If you’re a vegan, vegetarian, or animal advocate of any kind, you’ve probably heard someone say to you, “You care more about animals than people.”
It’s not true. You care about people, too. In fact, that might even be part of your lifestyle choice. Maybe you stopped eating animals for health or environmental reasons. Well, that’s caring about people. Maybe you went vegan because you noticed the link between various forms of violence from family violence to war to slaughterhouse violence. Well, that’s caring about people. Maybe you participate in a wide array of activism, including human rights activism, not just animal rights. Well, that’s caring about people.
Whatever your position – whatever path you took to an animal-friendly life – there are a few good ways to handle the common criticism, “You care more about animals than people.” Here are some simple responses:
- “We can do both: human rights and animal rights.” – Here is an opportunity to discuss activism you’ve done that helped both humans and nonhumans, for example reuniting lost ‘pets’ with their ‘owners.’
- “I care about people, even you.” – An honest expression of care or concern disarms critical people. From there, you can move towards a kinder, more respectful conversation. This is the perfect response if a friend or family member criticizes your pro-animal perspective.
- “Sounds like you’re concerned about human rights. Me too. That’s one reason I’m vegan. Veganism isn’t just good for animals, it’s good for people, too.” – Then you can move into a discussion about pollution or health. Or even, a discussion about world hunger and human rights abuses in meat packing plants.
- “You care more about fashion than animals’ lives.” – Depending on the situation, a response like this might be appropriate. It won’t win you points with the critical person, but it could sway onlookers. Depends on the issue, if it’s fur or veal, have at it. Those activities are not socially acceptable and anyone who wears fur or eats veal deserves VERY HARSH CRITICISM. But if the issue is something more socially acceptable, like eating burgers, snark won’t work.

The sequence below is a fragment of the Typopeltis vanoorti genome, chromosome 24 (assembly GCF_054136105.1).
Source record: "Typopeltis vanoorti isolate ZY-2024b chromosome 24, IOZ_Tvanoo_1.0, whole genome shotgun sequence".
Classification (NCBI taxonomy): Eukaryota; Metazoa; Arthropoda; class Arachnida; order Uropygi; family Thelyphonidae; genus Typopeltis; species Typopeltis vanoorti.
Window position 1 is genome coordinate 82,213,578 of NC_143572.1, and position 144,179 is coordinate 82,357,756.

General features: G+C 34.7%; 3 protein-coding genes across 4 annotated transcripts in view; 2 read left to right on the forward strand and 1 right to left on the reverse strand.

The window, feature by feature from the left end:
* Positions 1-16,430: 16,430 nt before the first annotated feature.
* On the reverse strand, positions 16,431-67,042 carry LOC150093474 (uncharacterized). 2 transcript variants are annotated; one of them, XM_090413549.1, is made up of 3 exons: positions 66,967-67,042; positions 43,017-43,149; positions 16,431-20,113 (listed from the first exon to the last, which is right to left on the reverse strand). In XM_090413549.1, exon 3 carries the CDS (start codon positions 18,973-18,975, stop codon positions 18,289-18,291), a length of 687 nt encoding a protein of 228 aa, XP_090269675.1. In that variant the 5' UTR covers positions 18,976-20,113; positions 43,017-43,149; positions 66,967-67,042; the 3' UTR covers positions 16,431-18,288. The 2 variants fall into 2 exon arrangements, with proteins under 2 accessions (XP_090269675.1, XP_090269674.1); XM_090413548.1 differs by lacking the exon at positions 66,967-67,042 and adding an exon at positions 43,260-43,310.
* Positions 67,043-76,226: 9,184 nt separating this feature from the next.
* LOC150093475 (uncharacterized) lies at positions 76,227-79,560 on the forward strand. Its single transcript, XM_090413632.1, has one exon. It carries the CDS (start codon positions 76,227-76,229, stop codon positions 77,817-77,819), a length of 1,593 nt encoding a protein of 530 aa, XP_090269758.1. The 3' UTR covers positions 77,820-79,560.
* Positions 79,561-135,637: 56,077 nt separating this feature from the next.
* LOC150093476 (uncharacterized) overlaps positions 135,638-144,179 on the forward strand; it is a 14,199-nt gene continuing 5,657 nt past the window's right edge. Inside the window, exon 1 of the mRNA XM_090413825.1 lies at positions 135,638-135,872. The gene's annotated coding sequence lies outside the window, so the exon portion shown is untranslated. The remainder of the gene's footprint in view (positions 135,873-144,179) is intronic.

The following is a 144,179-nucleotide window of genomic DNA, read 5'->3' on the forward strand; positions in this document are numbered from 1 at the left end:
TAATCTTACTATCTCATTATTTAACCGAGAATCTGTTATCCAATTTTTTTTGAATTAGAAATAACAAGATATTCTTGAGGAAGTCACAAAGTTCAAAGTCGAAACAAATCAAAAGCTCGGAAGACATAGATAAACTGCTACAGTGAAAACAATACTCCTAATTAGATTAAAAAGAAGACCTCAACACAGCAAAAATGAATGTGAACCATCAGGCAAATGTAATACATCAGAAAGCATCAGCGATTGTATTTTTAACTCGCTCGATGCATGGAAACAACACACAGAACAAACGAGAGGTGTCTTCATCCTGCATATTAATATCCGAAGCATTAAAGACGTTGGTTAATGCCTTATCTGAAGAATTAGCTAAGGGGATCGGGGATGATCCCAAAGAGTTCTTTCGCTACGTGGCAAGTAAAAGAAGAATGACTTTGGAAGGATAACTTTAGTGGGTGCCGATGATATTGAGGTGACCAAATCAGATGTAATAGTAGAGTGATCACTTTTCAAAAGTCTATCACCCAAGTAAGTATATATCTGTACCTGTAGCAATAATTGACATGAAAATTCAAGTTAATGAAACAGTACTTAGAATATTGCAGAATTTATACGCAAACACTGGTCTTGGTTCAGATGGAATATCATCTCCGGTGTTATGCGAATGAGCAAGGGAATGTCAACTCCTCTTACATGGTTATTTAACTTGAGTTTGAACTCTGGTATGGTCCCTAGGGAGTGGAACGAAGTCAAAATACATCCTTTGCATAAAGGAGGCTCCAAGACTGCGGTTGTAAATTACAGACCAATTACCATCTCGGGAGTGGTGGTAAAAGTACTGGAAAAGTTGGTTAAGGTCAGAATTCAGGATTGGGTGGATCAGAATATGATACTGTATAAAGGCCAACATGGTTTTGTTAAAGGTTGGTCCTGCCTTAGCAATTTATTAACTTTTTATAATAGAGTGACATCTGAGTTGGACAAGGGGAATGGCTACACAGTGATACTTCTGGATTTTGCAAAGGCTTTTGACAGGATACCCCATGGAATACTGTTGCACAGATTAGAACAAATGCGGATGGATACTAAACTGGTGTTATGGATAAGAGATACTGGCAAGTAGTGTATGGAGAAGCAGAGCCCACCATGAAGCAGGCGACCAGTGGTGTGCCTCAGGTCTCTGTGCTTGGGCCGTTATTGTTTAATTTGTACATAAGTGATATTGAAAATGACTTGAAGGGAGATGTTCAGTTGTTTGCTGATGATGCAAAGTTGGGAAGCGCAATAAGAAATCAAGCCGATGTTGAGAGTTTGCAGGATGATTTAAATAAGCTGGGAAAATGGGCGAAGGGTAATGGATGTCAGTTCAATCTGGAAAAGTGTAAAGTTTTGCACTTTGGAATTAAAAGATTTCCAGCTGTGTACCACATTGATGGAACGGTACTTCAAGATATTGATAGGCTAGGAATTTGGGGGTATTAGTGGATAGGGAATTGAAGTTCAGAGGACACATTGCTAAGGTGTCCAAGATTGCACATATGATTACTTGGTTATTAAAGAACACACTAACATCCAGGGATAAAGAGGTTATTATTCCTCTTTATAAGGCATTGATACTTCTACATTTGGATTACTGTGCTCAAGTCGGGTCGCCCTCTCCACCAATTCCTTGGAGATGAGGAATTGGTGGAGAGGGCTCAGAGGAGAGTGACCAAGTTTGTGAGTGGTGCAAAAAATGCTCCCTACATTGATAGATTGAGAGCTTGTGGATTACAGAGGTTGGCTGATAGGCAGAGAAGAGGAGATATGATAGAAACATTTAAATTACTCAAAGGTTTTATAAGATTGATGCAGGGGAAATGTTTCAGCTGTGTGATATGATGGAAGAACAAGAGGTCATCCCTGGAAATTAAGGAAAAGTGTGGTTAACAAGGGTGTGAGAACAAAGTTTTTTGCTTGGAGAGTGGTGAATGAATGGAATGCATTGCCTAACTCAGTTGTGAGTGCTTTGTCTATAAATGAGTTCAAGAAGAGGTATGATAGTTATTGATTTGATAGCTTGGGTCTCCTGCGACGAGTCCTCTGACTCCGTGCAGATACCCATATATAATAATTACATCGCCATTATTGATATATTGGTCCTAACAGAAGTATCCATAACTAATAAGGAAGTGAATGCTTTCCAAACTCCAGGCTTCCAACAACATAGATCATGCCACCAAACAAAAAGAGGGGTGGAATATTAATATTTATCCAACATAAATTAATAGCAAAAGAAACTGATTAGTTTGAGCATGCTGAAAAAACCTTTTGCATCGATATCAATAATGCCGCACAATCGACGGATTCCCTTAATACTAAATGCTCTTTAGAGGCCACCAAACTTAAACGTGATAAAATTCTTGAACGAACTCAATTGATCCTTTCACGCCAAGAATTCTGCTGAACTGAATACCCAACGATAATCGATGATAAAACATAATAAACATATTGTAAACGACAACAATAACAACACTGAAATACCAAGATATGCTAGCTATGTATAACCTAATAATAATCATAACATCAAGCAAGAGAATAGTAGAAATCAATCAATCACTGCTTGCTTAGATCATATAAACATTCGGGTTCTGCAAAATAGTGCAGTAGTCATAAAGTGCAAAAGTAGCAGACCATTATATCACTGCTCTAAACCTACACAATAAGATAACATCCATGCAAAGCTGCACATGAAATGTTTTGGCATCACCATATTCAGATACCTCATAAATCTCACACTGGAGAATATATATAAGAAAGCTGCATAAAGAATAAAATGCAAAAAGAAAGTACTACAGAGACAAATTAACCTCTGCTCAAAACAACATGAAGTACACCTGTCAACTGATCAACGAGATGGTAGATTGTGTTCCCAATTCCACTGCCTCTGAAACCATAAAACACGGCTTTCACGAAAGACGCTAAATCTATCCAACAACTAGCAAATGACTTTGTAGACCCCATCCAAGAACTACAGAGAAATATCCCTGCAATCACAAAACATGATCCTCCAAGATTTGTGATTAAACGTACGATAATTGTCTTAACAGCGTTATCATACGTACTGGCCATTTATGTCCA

- “Humans are animals, too.” – It’s the truth. Simple and to the point.
- “I don’t want to eat people, either.” – Jokes are a good way to diffuse a tense situation.
So there you go, some responses to one of the many empty criticisms of veganism and animal advocacy. If you have a good response, what is it?
When I was first asked, “Why don’t you care about people?” I was taken aback. I said something like “I do care about people.” I put on my ‘leafletter smile’ (the one where I try to look approachable because inside I’m very nervous and shy) and handed her a pamphlet. I’m not sure what she expected, but my response wasn’t it. She took a pamphlet and walked away.
For some reason, I was seething inside. I was so angry that she would assume I didn’t care about people. I was deeply hurt that a stranger would attack me for “not caring about people” when all I was doing was trying to save animals’ lives, particularly when there were so many other people around she could have attacked who were more demonstrably “not caring about people.” We were in a New York Subway station, afterall. It made me very sad for my species that anyone would assume caring about animals meant not caring about people. And for a short while I lost a bit of hope for humanity. I wondered how screwed up we must be if saving animals’ lives was figuratively ‘spit on’ by so many people.
However, I overcame that anger and sadness. I realized that my ‘leafletter smile’ DID make me approachable. I realized this woman chose to speak to me because I WAS receptive to her and I DID demonstrate care for people. But mostly, I remembered that she had taken a pamphlet. Whatever her reasons for criticizing me, be they her own feelings of guilt or be they anger about the war or be they something else entirely, she was wrong: I do care about people.
My advice to any animal advocate: Don’t let the naysayers define you. We are changing the world for the better – for animals, people, and the entire planet.
This article was originally published in December 2008. It has been republished for a new audience.